Players begin the game with 6 blocks. The start player places blocks of a single matching attribute (color or shape but not both) on the table. Thereafter, a player adds blocks adjacent to at least one previously played block. The blocks must all be played in a line and match, without duplicates, either the color or shape of the previous block.

This is a brilliant, simple and elegant game for families.


Apples to Apples (4-10 players ages 10+, playing time 30 minutes)

The party game Apples to Apples consists of two decks of cards: Things and Descriptions. Each round, the active player draws a Description card (which features an adjective like “Hairy” or “Smarmy”) from the deck, then the other players each secretly choose the Thing card in hand that best matches that description and plays it face-down on the table. The active player then reveals these cards and chooses theThing card that, in his opinion, best matches the Description card, which he awards to whoever played that Thing card. This player becomes the new active player for the next round.

A fun, easy to play game. There is a “Kids” version for the younger ones.

2013 – What are you most looking forward to in gaming?

2013 – What are you most looking forward to in gaming?


A new year so I thought I’d ask my Twitter, Facebook and Google+ gaming friends what they were most looking forward to in gaming during 2013…

For me, I want to play more of the games I own more often and devote more time to my favourite genre, war gaming. Also, of course, becoming an officially published game designer with the publication of Ace of Spies and working on a couple of new games including Wrestling Dice and a game on the French Resistance during WW2.

From Twitter

– Not buying anymore games. No seriously, I can’t wait to properly play through my collection and play them in depth.

– Arrival of an exciting new game called Ace_of_Spies! (I admit I don’t game that much, but really looking forward to it.)

– Two new Feld games and hopefully a game I designed

– Ace of Spies coming out


From Facebook

The follow up to Forbidden Island and hopefully the continued growth of UK Games Expo
From Google+
– Curious to see what they have in plans for X-Wing minis, I don’t think there are a whole lot of ship designs from the original trilogy that are usable in the game. I mean, how the hell big would a star destroyer end up being?

– Honestly, for me, the same stuff as in 2012 — Saturdays around a table with my friends, and playing 2 player Fluxx with my mom.
– If Kickstarter (and its board gaming impact) will continue to grow this year… plateau…. or even drop off a bit

– Race for the Galaxy: Alien Artifiacts
– Bowen Simmons’ Guns of Gettysburg
– Up Front!!!
– I made a BGG GeekList for this exact purpose:

– Manhattan Project: Second Stage.

–  I’m looking forward to organizing and hosting an even bigger and better Extra Life 24 hour board game marathon weekend to raise money for Children’s Miracle Network Hospitals.

– We hosted a weekend of board gaming out of our church fellowship hall last October where we played a total of 24 hours across three days. It was our first time and we raised a total of $2142, which was well past our goal for our first year of $1000. We learned a lot and are looking forward to making this year’s weekend even more successful. We’re hoping to get more industry support, coordinate with other podcasts and blogs, and encourage gamers from out of town to come and game with us to help sick kids and their families (we can get a great deal on rates at a hotel not far from our trip).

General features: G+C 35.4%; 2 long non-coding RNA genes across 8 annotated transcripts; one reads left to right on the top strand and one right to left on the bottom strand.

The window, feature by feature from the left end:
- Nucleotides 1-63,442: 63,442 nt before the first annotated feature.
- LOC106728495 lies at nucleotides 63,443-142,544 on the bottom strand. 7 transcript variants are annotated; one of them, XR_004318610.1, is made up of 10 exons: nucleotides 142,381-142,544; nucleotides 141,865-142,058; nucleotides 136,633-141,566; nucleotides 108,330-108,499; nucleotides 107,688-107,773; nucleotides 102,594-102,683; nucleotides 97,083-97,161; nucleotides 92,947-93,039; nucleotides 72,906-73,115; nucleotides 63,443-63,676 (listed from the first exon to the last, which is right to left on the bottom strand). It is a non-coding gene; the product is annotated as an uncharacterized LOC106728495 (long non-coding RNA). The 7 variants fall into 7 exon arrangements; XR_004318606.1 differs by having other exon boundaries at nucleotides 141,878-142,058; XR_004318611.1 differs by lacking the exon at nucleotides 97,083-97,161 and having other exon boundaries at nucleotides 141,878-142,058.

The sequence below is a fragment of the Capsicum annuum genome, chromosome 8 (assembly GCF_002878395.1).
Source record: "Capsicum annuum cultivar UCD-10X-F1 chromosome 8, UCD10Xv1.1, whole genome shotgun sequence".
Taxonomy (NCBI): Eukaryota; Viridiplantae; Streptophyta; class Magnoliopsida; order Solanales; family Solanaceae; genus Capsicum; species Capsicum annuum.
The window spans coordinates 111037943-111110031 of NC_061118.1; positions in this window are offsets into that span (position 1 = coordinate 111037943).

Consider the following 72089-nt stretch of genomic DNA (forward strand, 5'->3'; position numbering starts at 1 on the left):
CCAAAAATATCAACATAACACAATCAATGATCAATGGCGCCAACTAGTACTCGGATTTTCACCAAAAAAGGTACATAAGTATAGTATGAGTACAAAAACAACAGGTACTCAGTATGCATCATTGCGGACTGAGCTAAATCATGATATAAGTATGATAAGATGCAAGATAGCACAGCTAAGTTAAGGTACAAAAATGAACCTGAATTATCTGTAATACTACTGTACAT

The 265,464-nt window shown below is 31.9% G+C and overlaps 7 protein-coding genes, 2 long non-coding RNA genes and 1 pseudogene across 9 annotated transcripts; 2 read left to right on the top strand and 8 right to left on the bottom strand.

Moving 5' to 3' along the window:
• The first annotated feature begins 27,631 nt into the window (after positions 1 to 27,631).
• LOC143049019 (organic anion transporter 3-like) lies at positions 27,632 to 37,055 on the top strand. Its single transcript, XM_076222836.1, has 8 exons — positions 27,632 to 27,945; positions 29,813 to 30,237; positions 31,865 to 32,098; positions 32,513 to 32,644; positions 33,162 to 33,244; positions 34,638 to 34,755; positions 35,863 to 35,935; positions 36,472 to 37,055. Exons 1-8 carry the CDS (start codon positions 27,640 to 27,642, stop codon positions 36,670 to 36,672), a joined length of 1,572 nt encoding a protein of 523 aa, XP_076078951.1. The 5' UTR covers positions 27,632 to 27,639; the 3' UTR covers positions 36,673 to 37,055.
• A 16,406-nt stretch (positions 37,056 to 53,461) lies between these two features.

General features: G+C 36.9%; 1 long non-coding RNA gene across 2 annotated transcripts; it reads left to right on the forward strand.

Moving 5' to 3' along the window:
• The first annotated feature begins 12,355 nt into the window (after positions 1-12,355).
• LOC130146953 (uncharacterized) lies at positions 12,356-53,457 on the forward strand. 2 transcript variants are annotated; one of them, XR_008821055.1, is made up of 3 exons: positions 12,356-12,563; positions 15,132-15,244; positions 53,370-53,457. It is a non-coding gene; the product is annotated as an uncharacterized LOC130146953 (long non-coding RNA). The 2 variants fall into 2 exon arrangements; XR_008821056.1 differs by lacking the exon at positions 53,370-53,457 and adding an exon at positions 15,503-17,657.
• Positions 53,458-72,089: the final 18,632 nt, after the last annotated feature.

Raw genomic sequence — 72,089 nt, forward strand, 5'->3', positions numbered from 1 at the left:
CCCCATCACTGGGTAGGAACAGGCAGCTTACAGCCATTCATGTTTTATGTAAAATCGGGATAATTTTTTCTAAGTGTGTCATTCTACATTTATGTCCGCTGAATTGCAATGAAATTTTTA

Our two year old daughter had a life saving cranial facial surgery at Riley Children’s Hospital when she was just over a year old. We owe a strong debt of gratitude to Riley and are looking forward to continuing our support of Children’s Miracle Network Hospitals with more Extra Life board game charity fund raisers in the years to come.

– Star Wars X-Wing phase 3 and 4?
– Blood Bowl Team Manager expansion.

– I’m hoping to finally play Robo Rally with a group of 5+.

– PAX Prime. I really missed out last year because I had no knowledge of board games at that time. So I was really nervous to jump into anything. This year, on the other hand, I’ll be closing the place every night! Besides doing media coverage again.

– Mainly meeting more gamers. It is the year of getting more involved with the gaming community for me.

– Almost forgot – going to GenCon.

– Avoid playing any new games. Played hundreds of games once then forgotten.  Not very fulfilling. Would like to explore the nuances of the game before moving on to something else. Hard to do when everyone in the group wants a date with the “new girl”.

If I can add a second … attending Geekway to the West! Gen Con was cool. But it was more of a geek culture event of daunting size than a gaming convention. Geekway is a solid weekend of pure, unadulterated, back to back gaming.

– Gen Con – at the convention itself is certainly a large event of Geek Culture.  However there is plenty of gaming going on, you just have to know where to find it.  And we found that most of the real games running weren’t actually happening at the convention but at the hotels around it where people were staying.  The last time I went at the hotel we stayed at there were games running 24/7.  In rooms, lobbies, restaurants etc…
– I’ll be at Gen Con so look me up. Maybe we can get in a game.